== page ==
Monday, 7 September 2009

22 August 1942

Lights full strength past 2 nights, but still shades on outside lamps.  Food greatly improved generally during past 10 days.  Distribution and serving now being controlled by Indonesian warders.  Formerly left to trusties.  ‘Trusty’ is I believe, an American term used to describe prisoners who have been entrusted with positions of some authority in the prison organisation.  Reading ‘Macaulay’s' essay on ‘Pitt, I am struck by some passages which might have been written of the present day instead of with reference to the years 1803 to 1805.  Here are a few of them.  ‘The English army, under Pitt, was the laughing stock of all Europe.  it could not boast of one single brilliant exploit.  It had never shown itself on the Continent but to be eaten, chased, forced to re-embark, or forced to capitulate.’  ‘The Habeas Corpus Act was repeatedly suspended.  Public meetings were placed under severe restraints.  The government obtained from Parliament power to send out of the country aliens who were suspected of evil designs, and that power was not suffered to be idle.  Writers who pronounced doctrines adverse to Monarchy and aristocracy were proscribed and punished without mercy.  It was hardly safe for a republican to avow his political creed over his beefsteak and his bottle of port at a chop house.’  ‘Bonaparte, now First Consul, was busied constructing out of the ruins of old institutions a new ecclesiastical establishment and a near order of knighthood.  That nothing less than the dominion of the whole civilised world would satisfy his selfish ambition was not yet suspected; nor did even wise men see any reason to doubt that he might be as safe a neighbour as any prince of the House of Bourbon had been.  The treaty of Amiens was therefore hailed by the great body of the English people with extravagant joy.’  ‘Had Napoleon content with the first place among the sovereigns of the Continent, and with a military reputation surpassing that of Marlborough or Turenne devoted himself to the noble task of making France happy by mild administration and wise legislation, our country might have long continued to tolerate a government of fair intentions and feeble abilities.  Unhappily, the treaty of Amiens had scarcely been signed, when the restless ambition and the insupportable insolence of the First Consul convinced the great body of the English people that the peace, so eagerly welcomed, was only a precarious armistice.  As it became clearer and clearer that a war for the dignity, the independence, the very existence of the nation was at hand, men looked with increasing uneasiness on the weak and languid cabinet which would have to contend against an enemy who united more then the power of Lewis the Great to more than genius of Frederick the Great’.  ‘War was speedily declared.  The First Consul threatened to invade England at the head of the conquerors of Belgium and Italy and formed a great camp near the Straits of Dover.  On the other side of those Straits the whole population of our islands was ready to rise up as one man in defense of the soil’.  ‘But the genius and energy of Napoleon prevailed while the English troops were preparing to embark for Germany, while the Russian troops were slowly coming up from Poland, he, with rapidity unprecedented in modern was, moved a hundred thousand men from the shores of the Baltic to the Black Forest, and compelled a great Austrian army to surrender at Ulon.’  Verily, there is nothing new under the sun.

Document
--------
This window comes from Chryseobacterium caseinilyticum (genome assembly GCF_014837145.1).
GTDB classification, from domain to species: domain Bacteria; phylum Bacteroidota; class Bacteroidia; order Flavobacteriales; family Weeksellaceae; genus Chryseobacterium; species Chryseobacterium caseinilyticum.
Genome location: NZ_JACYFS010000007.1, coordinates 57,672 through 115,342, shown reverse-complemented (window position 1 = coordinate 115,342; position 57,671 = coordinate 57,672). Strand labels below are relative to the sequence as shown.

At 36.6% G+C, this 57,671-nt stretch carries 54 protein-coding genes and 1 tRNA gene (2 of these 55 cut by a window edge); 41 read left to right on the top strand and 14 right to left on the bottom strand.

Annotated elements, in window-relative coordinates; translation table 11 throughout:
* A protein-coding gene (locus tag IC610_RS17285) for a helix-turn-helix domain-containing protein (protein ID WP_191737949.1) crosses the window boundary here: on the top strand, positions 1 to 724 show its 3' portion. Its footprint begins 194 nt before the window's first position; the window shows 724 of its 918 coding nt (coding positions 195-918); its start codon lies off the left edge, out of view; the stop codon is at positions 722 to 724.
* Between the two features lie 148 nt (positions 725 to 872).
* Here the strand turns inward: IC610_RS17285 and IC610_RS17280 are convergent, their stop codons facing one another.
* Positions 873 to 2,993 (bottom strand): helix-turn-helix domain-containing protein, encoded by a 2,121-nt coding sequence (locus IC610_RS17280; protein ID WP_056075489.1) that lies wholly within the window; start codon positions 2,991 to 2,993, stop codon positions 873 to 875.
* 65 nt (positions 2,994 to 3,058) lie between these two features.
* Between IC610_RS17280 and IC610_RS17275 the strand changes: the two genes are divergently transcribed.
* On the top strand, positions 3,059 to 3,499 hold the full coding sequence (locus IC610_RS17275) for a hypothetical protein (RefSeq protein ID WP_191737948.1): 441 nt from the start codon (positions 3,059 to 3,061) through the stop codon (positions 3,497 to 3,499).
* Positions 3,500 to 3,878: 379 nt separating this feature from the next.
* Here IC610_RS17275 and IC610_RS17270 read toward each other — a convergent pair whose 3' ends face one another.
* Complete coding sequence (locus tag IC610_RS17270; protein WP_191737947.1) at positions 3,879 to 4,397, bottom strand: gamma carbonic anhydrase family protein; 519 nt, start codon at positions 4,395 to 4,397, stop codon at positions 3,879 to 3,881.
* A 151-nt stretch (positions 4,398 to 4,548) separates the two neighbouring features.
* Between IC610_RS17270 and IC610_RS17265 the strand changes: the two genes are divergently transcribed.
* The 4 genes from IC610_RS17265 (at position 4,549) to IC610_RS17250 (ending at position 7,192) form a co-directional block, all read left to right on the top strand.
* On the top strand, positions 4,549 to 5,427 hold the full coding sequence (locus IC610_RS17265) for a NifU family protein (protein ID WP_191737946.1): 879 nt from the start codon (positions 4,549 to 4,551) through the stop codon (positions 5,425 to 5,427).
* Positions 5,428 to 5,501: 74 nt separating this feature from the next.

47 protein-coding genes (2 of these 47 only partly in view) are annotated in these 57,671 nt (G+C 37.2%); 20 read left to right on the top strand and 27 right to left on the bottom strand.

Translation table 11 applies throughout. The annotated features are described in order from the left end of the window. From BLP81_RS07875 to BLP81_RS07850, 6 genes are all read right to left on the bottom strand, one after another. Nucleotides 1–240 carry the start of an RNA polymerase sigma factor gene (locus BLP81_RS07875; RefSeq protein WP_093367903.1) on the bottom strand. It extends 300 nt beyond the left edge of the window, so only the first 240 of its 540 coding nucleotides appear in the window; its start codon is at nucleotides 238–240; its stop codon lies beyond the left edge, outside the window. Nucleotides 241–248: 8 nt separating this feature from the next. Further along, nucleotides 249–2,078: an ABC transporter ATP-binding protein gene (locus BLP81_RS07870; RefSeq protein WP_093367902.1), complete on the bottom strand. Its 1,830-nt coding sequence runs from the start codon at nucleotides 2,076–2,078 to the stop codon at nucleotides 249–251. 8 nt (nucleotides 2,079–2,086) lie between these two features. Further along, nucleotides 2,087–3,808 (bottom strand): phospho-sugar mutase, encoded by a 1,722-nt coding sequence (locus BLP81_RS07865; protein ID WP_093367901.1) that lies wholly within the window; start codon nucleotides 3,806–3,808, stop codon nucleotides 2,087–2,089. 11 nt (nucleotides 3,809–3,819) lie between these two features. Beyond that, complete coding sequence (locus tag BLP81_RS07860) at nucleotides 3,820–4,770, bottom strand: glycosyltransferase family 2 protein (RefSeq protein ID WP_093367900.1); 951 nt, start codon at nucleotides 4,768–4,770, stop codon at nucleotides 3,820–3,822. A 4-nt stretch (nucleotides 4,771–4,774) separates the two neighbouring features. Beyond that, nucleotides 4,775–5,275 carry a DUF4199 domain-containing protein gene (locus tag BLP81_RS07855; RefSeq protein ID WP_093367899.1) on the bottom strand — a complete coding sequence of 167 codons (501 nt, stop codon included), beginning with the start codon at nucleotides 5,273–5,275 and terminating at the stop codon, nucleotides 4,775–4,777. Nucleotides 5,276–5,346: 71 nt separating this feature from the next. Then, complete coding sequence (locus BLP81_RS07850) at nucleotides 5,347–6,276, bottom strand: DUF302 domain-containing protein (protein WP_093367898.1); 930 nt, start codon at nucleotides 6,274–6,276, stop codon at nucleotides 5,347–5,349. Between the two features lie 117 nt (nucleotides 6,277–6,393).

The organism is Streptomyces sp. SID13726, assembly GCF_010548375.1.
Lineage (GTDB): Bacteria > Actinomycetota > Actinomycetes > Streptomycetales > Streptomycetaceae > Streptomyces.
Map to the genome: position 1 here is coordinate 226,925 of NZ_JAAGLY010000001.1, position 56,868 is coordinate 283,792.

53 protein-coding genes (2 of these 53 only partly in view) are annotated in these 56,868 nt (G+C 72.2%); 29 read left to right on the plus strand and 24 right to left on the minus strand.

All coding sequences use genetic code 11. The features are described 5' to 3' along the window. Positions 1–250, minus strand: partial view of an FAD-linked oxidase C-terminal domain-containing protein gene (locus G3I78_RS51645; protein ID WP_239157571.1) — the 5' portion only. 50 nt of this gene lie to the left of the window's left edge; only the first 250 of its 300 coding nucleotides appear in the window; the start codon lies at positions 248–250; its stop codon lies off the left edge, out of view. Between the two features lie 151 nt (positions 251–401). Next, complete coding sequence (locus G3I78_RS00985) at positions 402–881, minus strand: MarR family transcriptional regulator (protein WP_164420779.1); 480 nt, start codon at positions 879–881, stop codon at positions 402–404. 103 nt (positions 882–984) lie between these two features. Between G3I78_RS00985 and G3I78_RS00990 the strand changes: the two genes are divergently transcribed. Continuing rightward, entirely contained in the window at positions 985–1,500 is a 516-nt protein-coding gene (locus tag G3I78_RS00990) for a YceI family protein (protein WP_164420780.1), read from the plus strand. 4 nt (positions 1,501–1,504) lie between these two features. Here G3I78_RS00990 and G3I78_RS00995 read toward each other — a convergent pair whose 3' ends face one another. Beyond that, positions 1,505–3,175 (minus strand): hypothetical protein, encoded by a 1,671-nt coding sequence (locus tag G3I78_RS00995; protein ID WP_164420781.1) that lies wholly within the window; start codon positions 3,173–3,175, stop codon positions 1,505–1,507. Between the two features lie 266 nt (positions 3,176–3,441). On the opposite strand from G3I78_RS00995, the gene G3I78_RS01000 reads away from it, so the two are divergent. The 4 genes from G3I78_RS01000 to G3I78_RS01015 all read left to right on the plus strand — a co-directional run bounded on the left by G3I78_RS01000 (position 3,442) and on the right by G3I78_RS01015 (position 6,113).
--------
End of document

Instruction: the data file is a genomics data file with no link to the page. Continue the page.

My other recollection of Singapore is a visit to the Museum there, impressed upon my memory by reason of the fright I got when entering the building.  There was a wide main staircase branching off at a landing to right and left.  Climbing the first main flight, I only raised my eyes when a few steps from the landing and almost had heart failure at the terrible spectacle of a giant gorilla, about 8 feet high, a ferocious looking beast, coming apparently straight at me.  They really should not leave specimens lying about like that on Museum landings.  SS MelchiorWhen the day came, I went on board the ‘SS Melchior Treub ‘ which was to bring me to Batavia and where I again met Miss Lund and another fellow passenger of the ‘Khiva’ named Stephen Hodson, a young man who was returning to Java, having just enjoyed his 6 moths furlough after his first 5 years as a rubber planter.  This Hodson, whom I met again many years later, was a very tall, well made chap, but to my opinion rather effeminate as to features.  He was very languid in movement and manner, and used to be a source to many on board the ‘Khiva’ of somethat contemptuous amusement, combining as he did the habits of heavy drinking and wandering about looking soulful with a volume of poetry in his hand.  Later, in Batavia, I had the opportunity of glancing through one of these books of his and there was precious little soul to be found in any of the verses – rather the reverse, in fact.  The voyage between Singapore and Batavia was uneventful although it was a new experience to find myself on a foreign ship and where those of my own nationality were outnumbered by about fifty to one.  Being, of course, quite unaccustomed to Dutch customs, I was quite bewildered the first morning at breakfast.  I happened to enter the dining room either very early of very late, I forget which, and found myself the only occupant.  The tables were laden with all sorts of eatables, bread, ham, meat, fish, sausage, cheese etc but no steward came bustling forward to enquire my pleasure in the way of breakfast.  I sat down at one of the tables with the array of foodstuffs before me and quite undecided as to what I ought to do.  it did not seem quite right or proper to me to pile in without somebody more or less in authority indicating that I could begin.  After about 5 minutes a native steward appeared and merely asked me if I would have tea or coffee and would I like eggs.  Some Dutch people coming in and taking their places just then I noticed what they waited for nobody but started right in to eat but in a fashion which struck me as being rather uncouth, to say the least of it, a slice of bread, spread with butter was covered with either ham, fish or sausage etc and then eaten with a knife and fork.  Whatever I thought of the customs then, I have long since adopted myself as the only way of sensibly eating with bread and butter.  Just think of the unnecessarily complicated method employed in the British custom with one plate and a fork and knife for the meat or fish and a smaller side plate with a knife for the bread and butter, lying down the fork and knife every time a mouthful of bread is required and laying down the knife to lift up the fork and knife again.  The Dutch method is much more practical and has the additional advantage of keeping the hands quite clean during the process.